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03-30-2014, 08:47 PM   #5
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I have been GF for four months,since my resection.I feel good.It is second nature to me now.It takes some dedication...what associated with CD doesn't?

I rarely eat out so I don't have to deal with that aspect.Good luck.
03-30-2014, 11:56 PM   #6
hugh
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Going gluten free is great for many but there is a lot of "gluten free" food that is garbage.
Swapping Gluten for some other over-processed (and over-priced) shit may only lead to small benefits,
Replacing gluten grains with 'safe' starches (sweet potatoes, taro, probably white rice too) should provide better results.
Less sugar and seed oils may help too, - in other words paleo, "not very-low carb paleo", just real food paleo
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03-31-2014, 05:28 AM   #7
valleysangel92
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Hi there,

I am gluten free because I have coeliac, so for me it's not about crohns at all so I can't comment on its effectiveness for that.


If you do decide to try gluten free then I have some tips that you might find helpful

- At first, you could try going gluten free for just a short period and then slowly re-introduce gluten containing food and keep a symptom diary so that you can see if it's making much of a difference.

- If at any point you want to be tested for coeliac or gluten intolerance then you need to be eating gluten regularly, but if you feel noticeably better without it you might decide that you don't want to get tested.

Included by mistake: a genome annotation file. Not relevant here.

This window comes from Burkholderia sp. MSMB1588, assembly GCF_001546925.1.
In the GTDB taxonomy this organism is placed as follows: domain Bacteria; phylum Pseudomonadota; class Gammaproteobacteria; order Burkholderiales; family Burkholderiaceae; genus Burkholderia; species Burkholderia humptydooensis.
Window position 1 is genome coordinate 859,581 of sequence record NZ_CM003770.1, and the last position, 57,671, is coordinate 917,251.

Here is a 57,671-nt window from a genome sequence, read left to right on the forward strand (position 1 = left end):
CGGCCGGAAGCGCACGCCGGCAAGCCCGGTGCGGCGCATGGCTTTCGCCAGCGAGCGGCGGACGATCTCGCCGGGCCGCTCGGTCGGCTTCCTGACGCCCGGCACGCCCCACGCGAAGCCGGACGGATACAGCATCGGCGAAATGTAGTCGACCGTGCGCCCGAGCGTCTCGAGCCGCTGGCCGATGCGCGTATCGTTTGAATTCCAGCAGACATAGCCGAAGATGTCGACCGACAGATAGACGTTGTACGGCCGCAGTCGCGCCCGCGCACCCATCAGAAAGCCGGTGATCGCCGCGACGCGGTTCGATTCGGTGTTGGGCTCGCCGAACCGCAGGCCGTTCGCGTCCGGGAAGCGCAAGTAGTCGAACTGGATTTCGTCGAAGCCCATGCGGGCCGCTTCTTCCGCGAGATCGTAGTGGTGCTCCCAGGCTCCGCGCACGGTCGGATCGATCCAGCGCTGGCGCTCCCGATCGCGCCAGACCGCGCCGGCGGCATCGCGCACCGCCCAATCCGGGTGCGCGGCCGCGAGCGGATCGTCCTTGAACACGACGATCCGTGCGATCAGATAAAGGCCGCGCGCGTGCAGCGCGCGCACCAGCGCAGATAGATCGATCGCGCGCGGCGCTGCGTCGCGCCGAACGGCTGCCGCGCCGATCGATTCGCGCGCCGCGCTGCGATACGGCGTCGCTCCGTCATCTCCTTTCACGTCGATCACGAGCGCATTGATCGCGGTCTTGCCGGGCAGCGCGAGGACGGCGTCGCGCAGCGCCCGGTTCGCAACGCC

- Yes gluten free is expensive, so if it's just a trial period then focus on finding alternatives rather than replacements.

-If you decide to do it long term, then you might want to try making more bread and cakes etc yourself instead of paying the excess in the store. Things like rice flour and corn flour can be used in place of traditional flour and there are gluten free flour mixes available which are aimed at specific tasks (e.g. Bread mixes ) .

- Eating out can be tricky at first, but you may find that you are ok with tiny amounts of gluten, so cross contamination may not be a problem for you. If you find cross contamination is an issue for you, then yes that can be harder, but it becomes second nature once you know what to ask. Awareness is rising and generally places are becoming much more accommodating.
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Last edited by valleysangel92; 03-31-2014 at 08:29 AM.
03-31-2014, 08:33 AM   #8
dave13
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Going gluten free is great for many but there is a lot of "gluten free" food that is garbage.
Swapping Gluten for some other over-processed (and over-priced) shit may only lead to small benefits,
Replacing gluten grains with 'safe' starches (sweet potatoes, taro, probably white rice too) should provide better results.
Less sugar and seed oils may help too, - in other words paleo, "not very-low carb paleo", just real food paleo
Great point...a lot of GF baked products you buy in the store use white rice flour and are way too sweet.It is just GF junk food.I'm just getting into baking GF.It takes some trial and error.There are loads of great resources out there.